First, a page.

Why do I walk everywhere when it’s possible to glide nonchalantly? Perhaps because I don’t know how to skateboard – so I geared up for the skateboarding class on the Manly foreshore in Sydney.
I knew very little about the action sport except that, according to videos on the internet, it’s something that both dogs and babies can do.
I do know that skateboarding was once called “sidewalk surfing” because it was an activity that surfers did when they weren’t in the water. It feels like an appropriate name for what we’re about to do, because the hot Sunday afternoon foreshore is heaving with a sea of beachgoers: people walking their tiny dogs, kids on bikes. The perfect environment to add four people who are learning to skateboard for the first time.
Here we are, freshly kitted in helmet, elbow and knee pads, and wrist guards. When the instructor – Dylan – hands out the protective equipment, it occurs to me that an activity that needs protective equipment means the possibility of falling. It suddenly makes sense why I haven’t learned to skateboard earlier: the metaphorical elbow and knee pads of self-protection have kept me out of risk’s way.
But this is summer, the perfect time to try something new and risky. It’s what’s brought 30-something-year-old Warwick here, one of my fellow students. “I once heard that if you haven’t tried to skateboard by the time you’re 21, you’ll never do it,” he explains. “So my wife bought me a gift voucher.”
Dylan begins the lesson by giving us each a cruiser board, which is a slightly longer board than a regular skateboard, making it easier to learn with. He begins by pointing out that the front of the skateboard has four bolts on it, arranged two by two.
“The first thing is, whether you’re a pro or a beginner, when you put your forward foot on the board, you always cover the bottom two bolts with your toes, and leave the top two showing,” he says.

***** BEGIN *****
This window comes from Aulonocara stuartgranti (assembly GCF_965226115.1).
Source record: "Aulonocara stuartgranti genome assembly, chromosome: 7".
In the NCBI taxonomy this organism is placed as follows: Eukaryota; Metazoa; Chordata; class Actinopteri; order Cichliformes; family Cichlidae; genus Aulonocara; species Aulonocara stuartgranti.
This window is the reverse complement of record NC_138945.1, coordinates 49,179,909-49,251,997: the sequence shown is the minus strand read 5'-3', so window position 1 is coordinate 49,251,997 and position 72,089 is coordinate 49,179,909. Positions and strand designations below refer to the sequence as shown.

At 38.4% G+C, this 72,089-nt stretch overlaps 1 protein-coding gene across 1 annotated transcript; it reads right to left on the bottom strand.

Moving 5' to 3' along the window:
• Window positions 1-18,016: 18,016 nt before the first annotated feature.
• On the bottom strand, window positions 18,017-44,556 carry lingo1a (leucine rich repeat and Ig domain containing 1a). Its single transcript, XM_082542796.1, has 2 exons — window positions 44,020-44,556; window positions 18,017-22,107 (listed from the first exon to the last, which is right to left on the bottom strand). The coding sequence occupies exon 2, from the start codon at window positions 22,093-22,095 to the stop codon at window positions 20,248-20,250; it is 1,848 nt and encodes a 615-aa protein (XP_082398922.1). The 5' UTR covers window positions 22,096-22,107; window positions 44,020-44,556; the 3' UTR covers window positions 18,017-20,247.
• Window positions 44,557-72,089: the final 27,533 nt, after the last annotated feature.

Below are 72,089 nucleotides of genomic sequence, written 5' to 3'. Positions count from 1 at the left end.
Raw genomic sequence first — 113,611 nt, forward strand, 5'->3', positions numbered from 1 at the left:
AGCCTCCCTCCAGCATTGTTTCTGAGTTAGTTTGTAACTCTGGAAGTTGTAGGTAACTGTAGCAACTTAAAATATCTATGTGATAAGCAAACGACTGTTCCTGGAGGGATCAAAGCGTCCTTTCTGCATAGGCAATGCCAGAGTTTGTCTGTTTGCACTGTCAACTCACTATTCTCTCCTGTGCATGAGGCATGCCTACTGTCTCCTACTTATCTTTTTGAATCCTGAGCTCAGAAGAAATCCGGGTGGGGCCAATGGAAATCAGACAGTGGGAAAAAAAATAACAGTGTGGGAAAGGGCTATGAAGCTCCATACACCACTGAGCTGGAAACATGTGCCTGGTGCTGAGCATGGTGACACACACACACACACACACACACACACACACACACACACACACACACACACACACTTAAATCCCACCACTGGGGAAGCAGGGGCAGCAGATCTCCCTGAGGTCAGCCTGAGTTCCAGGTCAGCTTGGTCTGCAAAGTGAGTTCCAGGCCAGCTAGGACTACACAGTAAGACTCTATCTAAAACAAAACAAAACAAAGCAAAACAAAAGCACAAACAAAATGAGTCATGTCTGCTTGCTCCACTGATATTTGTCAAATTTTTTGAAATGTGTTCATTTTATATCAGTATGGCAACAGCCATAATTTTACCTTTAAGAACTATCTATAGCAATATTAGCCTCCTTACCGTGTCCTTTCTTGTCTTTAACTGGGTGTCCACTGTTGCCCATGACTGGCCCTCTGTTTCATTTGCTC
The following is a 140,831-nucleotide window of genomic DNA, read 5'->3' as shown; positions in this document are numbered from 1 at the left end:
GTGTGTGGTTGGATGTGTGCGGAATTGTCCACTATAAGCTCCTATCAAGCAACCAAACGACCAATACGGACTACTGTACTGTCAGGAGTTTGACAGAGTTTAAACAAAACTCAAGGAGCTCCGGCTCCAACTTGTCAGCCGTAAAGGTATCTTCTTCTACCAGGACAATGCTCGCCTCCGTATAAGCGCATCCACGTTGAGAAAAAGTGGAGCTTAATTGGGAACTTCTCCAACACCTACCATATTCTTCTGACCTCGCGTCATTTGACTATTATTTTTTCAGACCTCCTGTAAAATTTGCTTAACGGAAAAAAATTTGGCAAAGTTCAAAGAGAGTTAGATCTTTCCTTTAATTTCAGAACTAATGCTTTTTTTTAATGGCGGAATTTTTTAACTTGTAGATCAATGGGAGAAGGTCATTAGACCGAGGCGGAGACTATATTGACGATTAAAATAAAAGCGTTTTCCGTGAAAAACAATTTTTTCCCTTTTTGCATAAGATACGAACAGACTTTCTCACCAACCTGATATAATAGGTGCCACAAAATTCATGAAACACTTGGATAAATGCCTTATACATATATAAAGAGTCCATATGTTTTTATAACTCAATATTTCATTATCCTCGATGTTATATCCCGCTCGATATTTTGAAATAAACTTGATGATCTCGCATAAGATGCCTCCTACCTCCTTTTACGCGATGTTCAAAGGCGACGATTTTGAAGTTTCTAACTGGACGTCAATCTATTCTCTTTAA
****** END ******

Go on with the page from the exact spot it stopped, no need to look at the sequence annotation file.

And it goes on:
I place my left foot solemnly on the board for the first time, knowing that so far on this journey, Tony Hawk and I approach skateboarding in exactly the same way (except he is right-footed).
It will be the last time that Tony Hawk and I have anything in common. Unless he also feels vulnerable when he takes his right foot off the ground and places it above the back wheels, in line with the wheels, resulting in both feet on the skateboard.
To my surprise, I don’t wobble too much, and am even able to follow Dylan’s instruction to pivot my left foot so that it’s now parallel with my right.
“Keep your chest between your feet and you won’t fall over,” he says, sharing advice that could also apply to walking.
While I am not yet skateboarding, I am on a skateboard! And now it’s time to put the action into action sport. Or at least … movement.
The aim is to have my left foot in starting position and then push off with the right foot before placing it on the back of the board and then pivoting my left foot. While the skateboard is moving. It’s the opposite of the wise advice friends give me when I’m overwhelmed with work: “do one task at a time”. This is “do all the tasks at once”, and frankly, I’m confused.
It makes me realise how rarely I give my feet instructions. We haven’t spoken in ages; any communication feels like it happens on auto. But after a few false starts and a decision to momentarily not think about falling, I have both feet on the board and roll forward about a metre. I’m one metre closer to nonchalant gliding!
Well, kind of. With repeated attempts, I can soon travel two slow metres. But when it comes time to learn how to turn, things … take a turn. Dylan teaches us to put our weight on our toes and to put our weight on our heels in order to make a wide turn around a tree.
On my first attempt, my skateboard catches on something on the ground and I fall, skidding on the pavement with my hands and knees. It’s okay; the biggest ouch is in the form of embarrassment. But things do go downhill from here (not literally, thanks to the incline-free foreshore).
While the others make their way around the tree in an elegant circle, I simply veer slightly towards the tree. It appears that I can only skate in a straight line, maximum two metres at a time. But Dylan’s parting wisdom makes me feel better.
At the end of the lesson, I ask him how skaters make everything look effortlessly cool. “I’m not really sure. I’ll have to send that question up to the skater community. But when you know what you’re doing and you’re not anxious about where to put what, you just … do it. And there’s an ease to it. Like, you did a lot better at the end of the hour than at the start. So maybe it’s about practice,” he says.
As we glide into a new year with new possibilities, I’m definitely on board with that.
• Jennifer Wong is a writer and comedian. Her new stand-up show, Jennifer Wong Has No Peripheral Vision, is playing in Adelaide, Melbourne, Sydney, and Perth in 2023. Tickets at jenniferwong.com.au